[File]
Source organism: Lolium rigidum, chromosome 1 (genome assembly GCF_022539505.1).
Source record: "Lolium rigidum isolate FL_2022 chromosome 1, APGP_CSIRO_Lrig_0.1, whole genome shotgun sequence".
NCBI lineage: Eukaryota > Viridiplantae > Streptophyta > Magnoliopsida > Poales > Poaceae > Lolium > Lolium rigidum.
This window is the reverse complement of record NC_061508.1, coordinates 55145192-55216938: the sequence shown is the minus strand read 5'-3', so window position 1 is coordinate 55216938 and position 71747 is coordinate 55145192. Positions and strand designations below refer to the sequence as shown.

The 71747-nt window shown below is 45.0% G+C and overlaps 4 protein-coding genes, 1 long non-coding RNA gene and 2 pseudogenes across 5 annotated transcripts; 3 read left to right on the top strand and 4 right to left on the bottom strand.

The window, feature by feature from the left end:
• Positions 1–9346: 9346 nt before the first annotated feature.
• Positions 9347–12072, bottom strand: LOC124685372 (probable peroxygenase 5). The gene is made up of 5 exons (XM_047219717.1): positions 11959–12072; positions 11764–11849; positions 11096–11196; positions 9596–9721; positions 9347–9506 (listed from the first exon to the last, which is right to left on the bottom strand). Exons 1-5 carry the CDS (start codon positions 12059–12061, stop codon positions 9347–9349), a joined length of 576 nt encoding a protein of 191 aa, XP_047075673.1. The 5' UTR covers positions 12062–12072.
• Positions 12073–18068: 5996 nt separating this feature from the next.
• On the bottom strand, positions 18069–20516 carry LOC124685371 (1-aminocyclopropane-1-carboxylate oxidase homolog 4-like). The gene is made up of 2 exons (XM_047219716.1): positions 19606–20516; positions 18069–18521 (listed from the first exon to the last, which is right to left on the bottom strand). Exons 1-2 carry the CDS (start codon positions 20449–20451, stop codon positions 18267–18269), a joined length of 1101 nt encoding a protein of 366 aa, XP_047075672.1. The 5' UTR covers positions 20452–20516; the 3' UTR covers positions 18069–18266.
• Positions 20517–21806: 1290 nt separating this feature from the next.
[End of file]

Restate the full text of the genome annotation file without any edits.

Source organism: Lolium rigidum, chromosome 1 (genome assembly GCF_022539505.1).
Source record: "Lolium rigidum isolate FL_2022 chromosome 1, APGP_CSIRO_Lrig_0.1, whole genome shotgun sequence".
NCBI lineage: Eukaryota > Viridiplantae > Streptophyta > Magnoliopsida > Poales > Poaceae > Lolium > Lolium rigidum.
This window is the reverse complement of record NC_061508.1, coordinates 55145192-55216938: the sequence shown is the minus strand read 5'-3', so window position 1 is coordinate 55216938 and position 71747 is coordinate 55145192. Positions and strand designations below refer to the sequence as shown.

The 71747-nt window shown below is 45.0% G+C and overlaps 4 protein-coding genes, 1 long non-coding RNA gene and 2 pseudogenes across 5 annotated transcripts; 3 read left to right on the top strand and 4 right to left on the bottom strand.

The window, feature by feature from the left end:
• Positions 1–9346: 9346 nt before the first annotated feature.
• Positions 9347–12072, bottom strand: LOC124685372 (probable peroxygenase 5). The gene is made up of 5 exons (XM_047219717.1): positions 11959–12072; positions 11764–11849; positions 11096–11196; positions 9596–9721; positions 9347–9506 (listed from the first exon to the last, which is right to left on the bottom strand). Exons 1-5 carry the CDS (start codon positions 12059–12061, stop codon positions 9347–9349), a joined length of 576 nt encoding a protein of 191 aa, XP_047075673.1. The 5' UTR covers positions 12062–12072.
• Positions 12073–18068: 5996 nt separating this feature from the next.
• On the bottom strand, positions 18069–20516 carry LOC124685371 (1-aminocyclopropane-1-carboxylate oxidase homolog 4-like). The gene is made up of 2 exons (XM_047219716.1): positions 19606–20516; positions 18069–18521 (listed from the first exon to the last, which is right to left on the bottom strand). Exons 1-2 carry the CDS (start codon positions 20449–20451, stop codon positions 18267–18269), a joined length of 1101 nt encoding a protein of 366 aa, XP_047075672.1. The 5' UTR covers positions 20452–20516; the 3' UTR covers positions 18069–18266.
• Positions 20517–21806: 1290 nt separating this feature from the next.